Let me go ahead and get this out of my system: “November: Philadelphia County.”
“The First Deep Breath,” the marvelously ambitious new family drama that opened Friday night at Victory Gardens, is bound to be compared to “August: Osage County,” Tracy Letts’ similarly sprawling saga that became a Broadway phenomenon and a Pulitzer Prize winner after premiering at Steppenwolf a dozen years ago.
At times, “Breath” playwright Lee Edward Colston II and director Steve H. Broadnax III seem to be inviting comparisons to Letts’ momentous drama: in the new play’s three-act, three-and-a-half-hour structure; in scenic designer Regina García’s tri-level home squeezed into the frame of Victory Gardens’ stage, recalling Todd Rosenthal’s “August” set; in ending the middle act on a fraught family dinner replete with vicious truth-telling.
Victory Gardens’ own press materials encourage such thoughts — the theater’s artistic director, Chay Yew, goes so far as to position Colston’s work “in the tradition of August Wilson, Eugene O’Neill and Tracy Letts.” I might throw Lillian Hellman into that lineup, too.
Yew is too savvy a producer to put expectations like that onto a play that can’t live up to them. Because here’s the thing: “The First Deep Breath” earns that kind of talk.
“Breath” begins with a sermon, delivered by Pastor Albert Melvin Jones III (David Alan Anderson) at what we soon learn is the funeral of his own daughter, Diane. The Jones family, we gather, is having a particularly rough moment; the pastor references his wife’s illness and a son who stands accused of a horrific crime.
But though we see him struggling, he preaches the story of Jesus calming the storm, saying “Peace, be still.” We must have the faith to calm our internal storms, Pastor Jones tells his congregation. It’s little surprise to learn how poorly he practices what he preaches.
Following that prologue, Colston jumps ahead six years to the Jones family home in the Germantown neighborhood of Philadelphia. It’s days before Thanksgiving, and the family is gearing up for two emotionally taxing events: a special service at the church to mark the anniversary of Diane’s death, and the release on parole of “Little Al,” or Albert Melvin Jones IV (Clinton Lowe), who’s spent the last six years in lockup for a crime he maintains he didn’t commit. Oh, and he’s now going by Abdul-Malik.
Albert the elder is none too happy to see his son come home. Daughter Dee-Dee (Melanie Loren) — Diane’s identical twin — is withering in the shadow of her departed sister, whose ashes are given such prominent placement in the family home that you can apply Chekhov’s rule about guns to her urn.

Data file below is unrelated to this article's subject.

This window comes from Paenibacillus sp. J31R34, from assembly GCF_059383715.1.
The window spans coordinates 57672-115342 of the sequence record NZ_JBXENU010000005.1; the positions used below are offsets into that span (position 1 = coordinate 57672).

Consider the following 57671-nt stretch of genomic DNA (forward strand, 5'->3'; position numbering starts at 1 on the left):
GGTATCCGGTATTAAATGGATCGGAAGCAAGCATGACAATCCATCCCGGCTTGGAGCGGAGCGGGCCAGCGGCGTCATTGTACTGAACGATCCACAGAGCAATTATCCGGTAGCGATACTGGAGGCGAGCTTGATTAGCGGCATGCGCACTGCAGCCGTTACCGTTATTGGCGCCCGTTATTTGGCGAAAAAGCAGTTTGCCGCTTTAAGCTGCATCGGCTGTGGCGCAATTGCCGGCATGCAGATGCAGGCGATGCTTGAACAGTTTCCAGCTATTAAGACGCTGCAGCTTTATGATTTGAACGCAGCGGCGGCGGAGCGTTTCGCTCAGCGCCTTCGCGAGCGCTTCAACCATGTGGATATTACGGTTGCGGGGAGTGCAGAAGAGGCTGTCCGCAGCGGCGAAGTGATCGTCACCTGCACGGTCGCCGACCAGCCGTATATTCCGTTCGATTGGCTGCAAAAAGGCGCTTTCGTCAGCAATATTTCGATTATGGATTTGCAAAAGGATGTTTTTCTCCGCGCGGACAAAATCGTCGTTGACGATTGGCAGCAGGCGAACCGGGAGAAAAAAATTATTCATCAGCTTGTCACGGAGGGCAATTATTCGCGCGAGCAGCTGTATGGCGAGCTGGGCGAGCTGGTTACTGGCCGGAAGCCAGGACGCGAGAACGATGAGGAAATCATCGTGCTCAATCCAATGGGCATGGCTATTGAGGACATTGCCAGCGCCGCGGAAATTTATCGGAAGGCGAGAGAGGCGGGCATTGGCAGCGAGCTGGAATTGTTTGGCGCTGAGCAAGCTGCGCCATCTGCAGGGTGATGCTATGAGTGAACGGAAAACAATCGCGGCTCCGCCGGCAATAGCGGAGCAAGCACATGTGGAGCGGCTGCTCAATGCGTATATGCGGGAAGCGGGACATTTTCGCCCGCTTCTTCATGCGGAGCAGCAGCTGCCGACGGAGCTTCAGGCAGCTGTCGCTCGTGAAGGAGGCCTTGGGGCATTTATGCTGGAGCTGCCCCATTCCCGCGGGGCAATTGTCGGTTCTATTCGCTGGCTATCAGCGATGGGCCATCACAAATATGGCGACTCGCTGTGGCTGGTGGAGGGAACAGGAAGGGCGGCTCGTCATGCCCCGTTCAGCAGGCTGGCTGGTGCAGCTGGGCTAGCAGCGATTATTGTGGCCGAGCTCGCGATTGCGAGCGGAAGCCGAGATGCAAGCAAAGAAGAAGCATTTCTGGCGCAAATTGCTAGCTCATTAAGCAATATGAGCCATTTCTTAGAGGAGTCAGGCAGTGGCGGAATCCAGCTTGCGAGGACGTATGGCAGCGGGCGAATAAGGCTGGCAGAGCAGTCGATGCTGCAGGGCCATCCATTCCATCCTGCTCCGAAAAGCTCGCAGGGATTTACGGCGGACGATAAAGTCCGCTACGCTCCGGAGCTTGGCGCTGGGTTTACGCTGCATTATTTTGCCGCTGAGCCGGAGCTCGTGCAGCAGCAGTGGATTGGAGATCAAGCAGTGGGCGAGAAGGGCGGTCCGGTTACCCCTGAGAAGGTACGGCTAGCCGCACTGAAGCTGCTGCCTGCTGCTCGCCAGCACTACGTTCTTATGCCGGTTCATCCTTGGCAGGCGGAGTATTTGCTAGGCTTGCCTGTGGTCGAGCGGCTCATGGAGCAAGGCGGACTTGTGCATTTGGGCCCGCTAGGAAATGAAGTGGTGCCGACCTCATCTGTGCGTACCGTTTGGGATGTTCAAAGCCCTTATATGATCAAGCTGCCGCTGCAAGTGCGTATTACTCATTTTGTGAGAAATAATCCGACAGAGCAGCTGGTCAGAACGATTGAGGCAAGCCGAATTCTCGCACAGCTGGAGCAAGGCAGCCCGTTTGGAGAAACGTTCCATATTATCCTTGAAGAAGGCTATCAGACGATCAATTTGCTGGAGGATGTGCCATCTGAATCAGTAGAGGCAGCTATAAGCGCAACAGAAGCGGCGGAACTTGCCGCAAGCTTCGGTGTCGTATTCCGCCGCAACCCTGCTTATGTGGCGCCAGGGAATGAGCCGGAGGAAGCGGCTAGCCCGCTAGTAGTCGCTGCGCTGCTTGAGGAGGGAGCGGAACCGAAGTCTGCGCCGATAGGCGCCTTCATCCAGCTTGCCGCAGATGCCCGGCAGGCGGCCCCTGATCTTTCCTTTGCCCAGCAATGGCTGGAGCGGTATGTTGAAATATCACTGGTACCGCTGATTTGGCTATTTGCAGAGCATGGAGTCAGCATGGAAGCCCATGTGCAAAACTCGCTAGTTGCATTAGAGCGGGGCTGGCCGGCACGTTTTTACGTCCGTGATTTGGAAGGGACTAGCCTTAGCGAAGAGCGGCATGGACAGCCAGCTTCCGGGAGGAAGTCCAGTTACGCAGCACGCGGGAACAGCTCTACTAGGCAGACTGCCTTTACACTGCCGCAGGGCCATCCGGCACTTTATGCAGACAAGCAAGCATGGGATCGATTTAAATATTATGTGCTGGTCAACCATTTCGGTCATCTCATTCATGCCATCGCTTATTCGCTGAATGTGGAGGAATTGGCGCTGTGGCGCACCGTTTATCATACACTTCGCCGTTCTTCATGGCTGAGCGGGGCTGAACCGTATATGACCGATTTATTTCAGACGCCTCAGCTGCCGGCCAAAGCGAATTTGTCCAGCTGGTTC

Youngest child AJ (Patrick Agada) is a high school senior applying to colleges, but you can tell right away that he doesn’t share his father’s enthusiasm for the idea that he’ll someday take over his father’s pulpit. In fact, each of the Jones children has a secret they’re keeping from the rest of the family, out of fear of their father’s rigid judgment. And mother Ruth (Celeste Williams) is losing her faculties to Alzheimer’s, to the point that she now frequently addresses Dee-Dee by her dead twin’s name.
To reveal much more of the plot would be criminal; this is the kind of densely woven narrative in which Colston paces his reveals so as to keep you guessing well into the third act. (I’m compelled to mention one more actor, though: Deanna Reed-Foster, as Ruth’s put-upon sister, Pearl, delivers a masterful third-act speech whose content I can’t describe for spoiler reasons, but which garnered the most deservedly sustained exit applause in recent memory.)
The childhood-home-as-torture-chamber chronicle isn’t new to the American stage. But Colston’s achievement is in making it specific to the African American experience — he traces certain dysfunctions of the Black church and respectability politics back to the beginning of the slave trade — and in his radiantly evident sense of empathy.
Colston’s characters get to talk about self-healing in a way that — somehow, miraculously — doesn’t sound like the platitudes of the self-help shelf. No one is guiltless and no one is absolved, but progress is messily made. And as passionately performed by a powerhouse ensemble in Victory Gardens’ bracing premiere, “Breath” feels like the kind of theatrical event you’ll want to be able to say you saw first.
Kris Vire is a local freelance writer.
Editor’s note: Victory Gardens Theater’s website advisory: “The First Deep Breath” contains mature themes including, but not limited to: violence, sexual content, discussions of sexual violence and explicit language.